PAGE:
I attended the Hypnotherapy Motivation Institute in 2005 prior to beginning my graduate studies, and it was this connection to the unconscious and the power of image and story that resonated with me at Pacifica.
What was your work path, following graduation from Pacifica?
I went to work full-time for four years in the inpatient psychiatric unit at Santa Barbara Cottage Hospital where I did evaluations, group, individual, and family therapy, was also in private practice in SB, and did training and consulting work with the SBPD (Hostage) Negotiation Team and the CIT – Crisis Intervention Team of the SBPD as well.
After working with acute patients, I was eager for a change. While locked inpatient hospital work is terrific training - you really see crises so often that you are less likely to be shocked or flustered over time - it is difficult and even unhealthy, for many psychologists, to sustain this for long periods. My next position was as lead assessor for Santa Barbara County department of Alcohol, Drug, and Mental Health Services (ADMHS), in the Calle Real Adult Outpatient Clinic. Upon licensure in California I was promoted becoming fluent in managing teams of mental health professionals. This too was a tremendously valuable experience: I gained insight how to be effective in an environment where clinicians are overloaded by the number of patients seeking services and the scope of their needs. As we all know, this is characteristic of the majority of the behavioral health systems in the U.S., particularly public systems.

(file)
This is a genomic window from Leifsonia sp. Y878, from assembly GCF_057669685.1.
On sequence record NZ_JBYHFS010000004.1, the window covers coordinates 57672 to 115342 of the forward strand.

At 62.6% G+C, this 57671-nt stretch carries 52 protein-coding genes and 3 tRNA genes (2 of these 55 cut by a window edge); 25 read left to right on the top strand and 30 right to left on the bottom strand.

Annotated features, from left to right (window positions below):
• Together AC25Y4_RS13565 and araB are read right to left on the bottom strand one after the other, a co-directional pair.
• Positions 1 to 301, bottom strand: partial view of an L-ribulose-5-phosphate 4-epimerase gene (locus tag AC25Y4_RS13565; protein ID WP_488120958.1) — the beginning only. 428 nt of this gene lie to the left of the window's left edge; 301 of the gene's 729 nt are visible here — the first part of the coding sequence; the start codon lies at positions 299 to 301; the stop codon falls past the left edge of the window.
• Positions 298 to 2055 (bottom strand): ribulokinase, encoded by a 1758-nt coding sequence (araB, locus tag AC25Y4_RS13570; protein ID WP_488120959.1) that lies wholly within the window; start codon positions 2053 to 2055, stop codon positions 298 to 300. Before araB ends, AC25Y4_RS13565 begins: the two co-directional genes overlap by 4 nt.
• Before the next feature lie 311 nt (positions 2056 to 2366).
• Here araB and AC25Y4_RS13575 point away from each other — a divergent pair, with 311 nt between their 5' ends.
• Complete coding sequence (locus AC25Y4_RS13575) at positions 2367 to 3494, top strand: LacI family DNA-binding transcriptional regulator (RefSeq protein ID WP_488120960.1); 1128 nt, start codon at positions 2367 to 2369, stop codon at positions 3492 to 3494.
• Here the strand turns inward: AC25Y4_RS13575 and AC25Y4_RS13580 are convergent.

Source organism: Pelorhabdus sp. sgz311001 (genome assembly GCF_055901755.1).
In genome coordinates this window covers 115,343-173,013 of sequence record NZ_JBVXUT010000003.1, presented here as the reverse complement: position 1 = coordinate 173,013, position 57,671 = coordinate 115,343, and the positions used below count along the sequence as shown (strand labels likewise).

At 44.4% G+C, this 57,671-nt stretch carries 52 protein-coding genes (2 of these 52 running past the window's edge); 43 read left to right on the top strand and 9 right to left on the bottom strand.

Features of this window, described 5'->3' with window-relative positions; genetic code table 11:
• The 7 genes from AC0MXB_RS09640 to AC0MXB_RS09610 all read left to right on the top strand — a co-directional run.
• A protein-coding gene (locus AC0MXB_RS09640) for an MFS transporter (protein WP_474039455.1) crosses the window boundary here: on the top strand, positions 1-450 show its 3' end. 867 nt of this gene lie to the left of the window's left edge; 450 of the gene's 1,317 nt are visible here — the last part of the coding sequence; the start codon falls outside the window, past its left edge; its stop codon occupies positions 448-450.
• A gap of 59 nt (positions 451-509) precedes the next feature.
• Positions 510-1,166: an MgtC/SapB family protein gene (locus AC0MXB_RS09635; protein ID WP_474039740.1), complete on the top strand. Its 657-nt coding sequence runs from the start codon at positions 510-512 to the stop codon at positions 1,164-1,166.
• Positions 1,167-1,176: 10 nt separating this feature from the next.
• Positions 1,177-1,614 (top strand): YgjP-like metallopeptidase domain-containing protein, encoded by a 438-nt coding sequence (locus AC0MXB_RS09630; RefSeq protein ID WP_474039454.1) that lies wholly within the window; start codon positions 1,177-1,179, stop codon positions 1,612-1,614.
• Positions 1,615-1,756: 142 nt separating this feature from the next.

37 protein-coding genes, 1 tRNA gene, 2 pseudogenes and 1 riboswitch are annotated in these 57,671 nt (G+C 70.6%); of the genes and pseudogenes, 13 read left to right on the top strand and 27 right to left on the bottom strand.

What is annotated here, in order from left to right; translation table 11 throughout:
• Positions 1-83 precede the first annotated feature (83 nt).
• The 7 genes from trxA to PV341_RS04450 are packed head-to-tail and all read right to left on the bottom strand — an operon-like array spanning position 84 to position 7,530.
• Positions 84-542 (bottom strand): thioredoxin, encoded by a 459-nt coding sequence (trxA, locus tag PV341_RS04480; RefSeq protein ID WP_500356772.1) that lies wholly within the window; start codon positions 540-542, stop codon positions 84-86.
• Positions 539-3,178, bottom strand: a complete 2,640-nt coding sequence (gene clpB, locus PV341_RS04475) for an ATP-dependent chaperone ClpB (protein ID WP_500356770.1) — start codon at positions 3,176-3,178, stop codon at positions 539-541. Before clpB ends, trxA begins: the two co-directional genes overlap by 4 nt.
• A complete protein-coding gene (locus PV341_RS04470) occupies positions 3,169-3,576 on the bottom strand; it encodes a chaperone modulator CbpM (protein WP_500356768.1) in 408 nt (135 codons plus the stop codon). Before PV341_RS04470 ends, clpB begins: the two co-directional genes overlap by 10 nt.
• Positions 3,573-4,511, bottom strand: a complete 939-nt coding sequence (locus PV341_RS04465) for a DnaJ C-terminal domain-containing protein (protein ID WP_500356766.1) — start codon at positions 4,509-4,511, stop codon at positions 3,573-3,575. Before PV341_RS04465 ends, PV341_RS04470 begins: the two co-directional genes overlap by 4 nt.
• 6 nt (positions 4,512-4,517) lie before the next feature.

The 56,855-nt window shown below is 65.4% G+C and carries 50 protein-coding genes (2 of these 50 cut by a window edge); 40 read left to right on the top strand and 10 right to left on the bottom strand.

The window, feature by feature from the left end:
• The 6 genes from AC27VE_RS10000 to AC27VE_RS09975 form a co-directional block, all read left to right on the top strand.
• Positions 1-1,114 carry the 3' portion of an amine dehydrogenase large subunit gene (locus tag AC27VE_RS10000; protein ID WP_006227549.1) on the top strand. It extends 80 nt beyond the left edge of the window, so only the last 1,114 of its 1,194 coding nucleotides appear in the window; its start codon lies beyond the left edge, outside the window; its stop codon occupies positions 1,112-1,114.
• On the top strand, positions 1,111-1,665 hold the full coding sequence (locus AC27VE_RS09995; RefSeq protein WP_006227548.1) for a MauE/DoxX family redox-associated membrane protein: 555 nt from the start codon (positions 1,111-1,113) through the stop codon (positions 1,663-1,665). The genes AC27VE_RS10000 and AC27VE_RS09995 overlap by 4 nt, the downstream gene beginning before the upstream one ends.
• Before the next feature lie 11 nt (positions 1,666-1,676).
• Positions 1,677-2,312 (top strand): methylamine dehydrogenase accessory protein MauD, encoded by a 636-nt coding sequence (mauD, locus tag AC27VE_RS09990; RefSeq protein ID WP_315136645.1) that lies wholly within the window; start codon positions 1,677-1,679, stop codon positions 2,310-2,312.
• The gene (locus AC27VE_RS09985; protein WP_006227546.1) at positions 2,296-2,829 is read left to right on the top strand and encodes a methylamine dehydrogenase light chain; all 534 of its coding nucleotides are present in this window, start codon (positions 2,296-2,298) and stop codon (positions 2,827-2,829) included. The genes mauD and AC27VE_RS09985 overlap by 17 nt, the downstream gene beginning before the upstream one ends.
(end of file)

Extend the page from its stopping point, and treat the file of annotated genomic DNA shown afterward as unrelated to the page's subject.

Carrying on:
Nature is always right. By repeated experiment, nature is now proven to be non-local. According to quantum physicist Henry Stapp, non-locality is the most profound discovery of science. Read that again. Not simply an interesting finding or significant advance, but the most profound discovery in the history of science. The reigning materialist paradigm that has dominated Western culture for three centuries is empirically dethroned as a complete explanation of reality. More than seventy-five years after reductionism’s funeral in the labs of Bohr and Planck, Nature magazine printed its obituary last fall in an article entitled, “Quantum physics: Death by experiment for local realism.” Wow. To quote rock godfather Chuck Berry, “Roll over Beethoven and tell Tchaikovsky the news.”
Somebody refuses to listen, however. I’m looking at you, Academia.